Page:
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Purchased in May 1979. Excavated from the bed of the river Thames at Queenhithe on 3 July 1976 at a depth of 4 feet in a position 7 yards north west of the south east corner of the dock

Physical Description

Plain round iron rondels. The guard rondel formed of two plates riveted together with a separate spacing and edging strip betwee, the rounds heads of the rivets appearing on the blade side of the guard. The pommel rondel formed differently of only two pieces of metal, the lower plate having its edges turned up to form an integral spacer, to which the flat upper plate is attached by four rivets with decorative pyramidal heads which reflect the shape of the large ornamental finial in the centre of the plate. This finial is not a tang button, the tang being secured to the lower plate before the addition of the purely decorative upper plate. Modern plastic wood reconstruction grip, with four original lateral retaining rivets remaining.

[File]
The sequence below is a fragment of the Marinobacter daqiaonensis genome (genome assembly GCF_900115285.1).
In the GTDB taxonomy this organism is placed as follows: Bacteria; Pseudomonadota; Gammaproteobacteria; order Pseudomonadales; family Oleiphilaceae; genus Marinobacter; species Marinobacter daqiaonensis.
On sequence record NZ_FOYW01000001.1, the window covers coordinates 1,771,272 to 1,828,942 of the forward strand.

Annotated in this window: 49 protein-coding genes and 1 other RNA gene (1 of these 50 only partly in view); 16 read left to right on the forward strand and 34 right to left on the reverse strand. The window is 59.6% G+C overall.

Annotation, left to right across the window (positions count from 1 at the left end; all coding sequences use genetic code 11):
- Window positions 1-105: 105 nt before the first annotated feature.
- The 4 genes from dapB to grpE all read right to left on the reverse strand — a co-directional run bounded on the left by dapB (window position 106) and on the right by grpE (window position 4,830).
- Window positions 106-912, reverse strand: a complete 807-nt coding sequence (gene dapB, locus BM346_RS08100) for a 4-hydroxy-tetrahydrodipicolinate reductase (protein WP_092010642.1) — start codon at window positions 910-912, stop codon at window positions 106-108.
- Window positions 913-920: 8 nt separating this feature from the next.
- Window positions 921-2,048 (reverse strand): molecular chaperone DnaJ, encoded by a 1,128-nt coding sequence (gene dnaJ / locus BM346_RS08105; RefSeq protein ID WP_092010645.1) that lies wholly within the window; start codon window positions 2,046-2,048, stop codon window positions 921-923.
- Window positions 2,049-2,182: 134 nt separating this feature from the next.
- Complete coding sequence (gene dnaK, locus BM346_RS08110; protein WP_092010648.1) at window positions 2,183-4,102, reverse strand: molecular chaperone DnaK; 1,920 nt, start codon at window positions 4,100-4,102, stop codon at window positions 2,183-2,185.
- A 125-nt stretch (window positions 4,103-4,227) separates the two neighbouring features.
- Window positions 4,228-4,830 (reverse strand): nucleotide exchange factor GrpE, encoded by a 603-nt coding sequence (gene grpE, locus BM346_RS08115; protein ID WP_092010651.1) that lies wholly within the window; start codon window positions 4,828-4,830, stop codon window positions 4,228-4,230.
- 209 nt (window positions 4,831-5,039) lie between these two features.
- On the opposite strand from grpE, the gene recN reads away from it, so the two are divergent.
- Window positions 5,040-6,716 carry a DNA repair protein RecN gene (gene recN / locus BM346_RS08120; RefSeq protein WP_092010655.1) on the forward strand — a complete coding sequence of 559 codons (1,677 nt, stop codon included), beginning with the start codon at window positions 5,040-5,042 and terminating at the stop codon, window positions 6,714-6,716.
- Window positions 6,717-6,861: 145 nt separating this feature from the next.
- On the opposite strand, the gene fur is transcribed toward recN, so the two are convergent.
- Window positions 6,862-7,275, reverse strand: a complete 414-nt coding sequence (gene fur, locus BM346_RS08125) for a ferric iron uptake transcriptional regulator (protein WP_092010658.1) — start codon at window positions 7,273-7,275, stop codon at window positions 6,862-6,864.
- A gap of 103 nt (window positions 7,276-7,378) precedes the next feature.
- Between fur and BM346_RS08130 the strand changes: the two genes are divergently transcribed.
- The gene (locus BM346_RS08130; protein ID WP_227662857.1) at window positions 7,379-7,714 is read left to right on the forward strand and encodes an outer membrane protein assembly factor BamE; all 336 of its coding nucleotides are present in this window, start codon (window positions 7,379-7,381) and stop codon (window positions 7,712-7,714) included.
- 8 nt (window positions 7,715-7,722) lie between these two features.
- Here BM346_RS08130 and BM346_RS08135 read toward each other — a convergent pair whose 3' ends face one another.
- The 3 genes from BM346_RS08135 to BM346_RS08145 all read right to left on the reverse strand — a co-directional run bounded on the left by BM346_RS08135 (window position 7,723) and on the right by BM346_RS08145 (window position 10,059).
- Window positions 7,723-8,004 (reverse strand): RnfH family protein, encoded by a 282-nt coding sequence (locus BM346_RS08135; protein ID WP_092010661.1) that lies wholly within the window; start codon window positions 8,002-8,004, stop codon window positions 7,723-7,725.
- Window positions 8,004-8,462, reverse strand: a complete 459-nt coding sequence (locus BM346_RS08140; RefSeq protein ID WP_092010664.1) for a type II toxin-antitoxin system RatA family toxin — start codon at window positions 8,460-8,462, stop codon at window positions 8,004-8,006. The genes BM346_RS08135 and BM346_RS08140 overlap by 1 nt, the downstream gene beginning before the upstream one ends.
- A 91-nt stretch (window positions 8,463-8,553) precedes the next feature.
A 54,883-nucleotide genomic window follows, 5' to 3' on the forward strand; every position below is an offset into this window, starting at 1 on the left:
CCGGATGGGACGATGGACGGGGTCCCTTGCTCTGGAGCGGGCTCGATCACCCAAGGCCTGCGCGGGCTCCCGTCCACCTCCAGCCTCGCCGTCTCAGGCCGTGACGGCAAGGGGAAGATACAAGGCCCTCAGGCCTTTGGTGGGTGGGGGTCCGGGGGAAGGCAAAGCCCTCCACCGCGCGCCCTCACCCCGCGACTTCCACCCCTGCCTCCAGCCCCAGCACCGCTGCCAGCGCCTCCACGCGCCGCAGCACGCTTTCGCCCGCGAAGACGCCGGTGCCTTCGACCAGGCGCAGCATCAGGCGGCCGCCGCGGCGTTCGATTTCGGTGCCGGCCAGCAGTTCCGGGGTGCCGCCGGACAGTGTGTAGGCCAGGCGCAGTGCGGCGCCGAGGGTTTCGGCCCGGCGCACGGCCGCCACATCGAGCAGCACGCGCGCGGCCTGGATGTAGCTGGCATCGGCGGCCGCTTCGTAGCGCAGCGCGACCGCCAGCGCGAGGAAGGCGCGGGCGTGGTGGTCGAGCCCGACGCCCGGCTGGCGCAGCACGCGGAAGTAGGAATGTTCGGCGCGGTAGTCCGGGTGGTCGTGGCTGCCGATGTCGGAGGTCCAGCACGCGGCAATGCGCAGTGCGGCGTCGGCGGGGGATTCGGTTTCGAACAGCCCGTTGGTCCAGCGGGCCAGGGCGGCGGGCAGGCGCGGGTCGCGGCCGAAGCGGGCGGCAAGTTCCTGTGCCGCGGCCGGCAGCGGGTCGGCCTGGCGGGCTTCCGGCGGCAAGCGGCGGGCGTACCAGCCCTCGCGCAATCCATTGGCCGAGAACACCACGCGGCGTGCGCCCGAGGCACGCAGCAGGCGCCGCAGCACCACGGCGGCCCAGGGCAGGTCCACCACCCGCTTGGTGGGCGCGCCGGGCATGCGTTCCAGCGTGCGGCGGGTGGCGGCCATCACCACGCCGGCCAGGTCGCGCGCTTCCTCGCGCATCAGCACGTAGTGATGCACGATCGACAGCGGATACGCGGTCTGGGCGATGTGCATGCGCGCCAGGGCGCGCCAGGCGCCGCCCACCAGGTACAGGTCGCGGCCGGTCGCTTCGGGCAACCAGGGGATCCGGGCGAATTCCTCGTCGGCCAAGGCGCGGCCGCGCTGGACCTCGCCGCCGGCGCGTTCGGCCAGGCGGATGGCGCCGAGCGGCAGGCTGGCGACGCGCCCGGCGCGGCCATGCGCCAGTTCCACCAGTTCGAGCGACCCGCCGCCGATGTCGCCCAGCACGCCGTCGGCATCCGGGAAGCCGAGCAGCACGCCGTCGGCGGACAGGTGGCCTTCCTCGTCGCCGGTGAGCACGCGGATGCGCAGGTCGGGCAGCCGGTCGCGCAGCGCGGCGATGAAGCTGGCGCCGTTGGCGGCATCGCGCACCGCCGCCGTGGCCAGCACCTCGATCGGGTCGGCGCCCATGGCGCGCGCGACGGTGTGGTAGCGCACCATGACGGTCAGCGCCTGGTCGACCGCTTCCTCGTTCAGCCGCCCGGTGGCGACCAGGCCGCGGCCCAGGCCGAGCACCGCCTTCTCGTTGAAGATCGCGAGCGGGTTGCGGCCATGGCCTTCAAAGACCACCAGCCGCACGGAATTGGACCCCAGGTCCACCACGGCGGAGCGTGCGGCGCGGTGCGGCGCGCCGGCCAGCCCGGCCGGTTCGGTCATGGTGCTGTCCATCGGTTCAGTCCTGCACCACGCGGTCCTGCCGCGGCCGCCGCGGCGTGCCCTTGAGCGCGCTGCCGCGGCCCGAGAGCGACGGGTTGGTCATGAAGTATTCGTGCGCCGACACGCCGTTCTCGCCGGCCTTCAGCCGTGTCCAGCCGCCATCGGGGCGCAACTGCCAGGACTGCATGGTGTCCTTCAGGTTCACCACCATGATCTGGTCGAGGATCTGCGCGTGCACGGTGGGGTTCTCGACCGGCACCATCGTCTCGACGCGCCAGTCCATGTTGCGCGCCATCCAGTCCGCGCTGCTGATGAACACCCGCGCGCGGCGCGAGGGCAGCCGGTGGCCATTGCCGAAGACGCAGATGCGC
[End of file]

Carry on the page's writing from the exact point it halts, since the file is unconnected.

Long, straight, single-edged blade, each face of slightly concave form, the back slightly rounded.

Featured in

Hundred Years War


Dimensions: Overall length: 524 mm (20 5/8 in), Length of blade: 382 mm (15 1/4 in) Weight: 368.6 g (13 oz)


Places England

Bibliographic References

Veronica Fiorato and others, Blood red roses. The archaeology of a mass grave from the Battle of Towton AD 1461, Oxford, Oxbow Books, 2000, chapter 10 (by Graeme Rimer), p. 123, fig. 10.7 (full length view) - 'English, mid-fifteenth century'.


For similar London found daggers, see X.2 and X.287. Note in IBE records '1988 x-ray shows bracket[?] edges to tang, therefore grip is incorrectly restored'. There is no x-ray on the file [1999].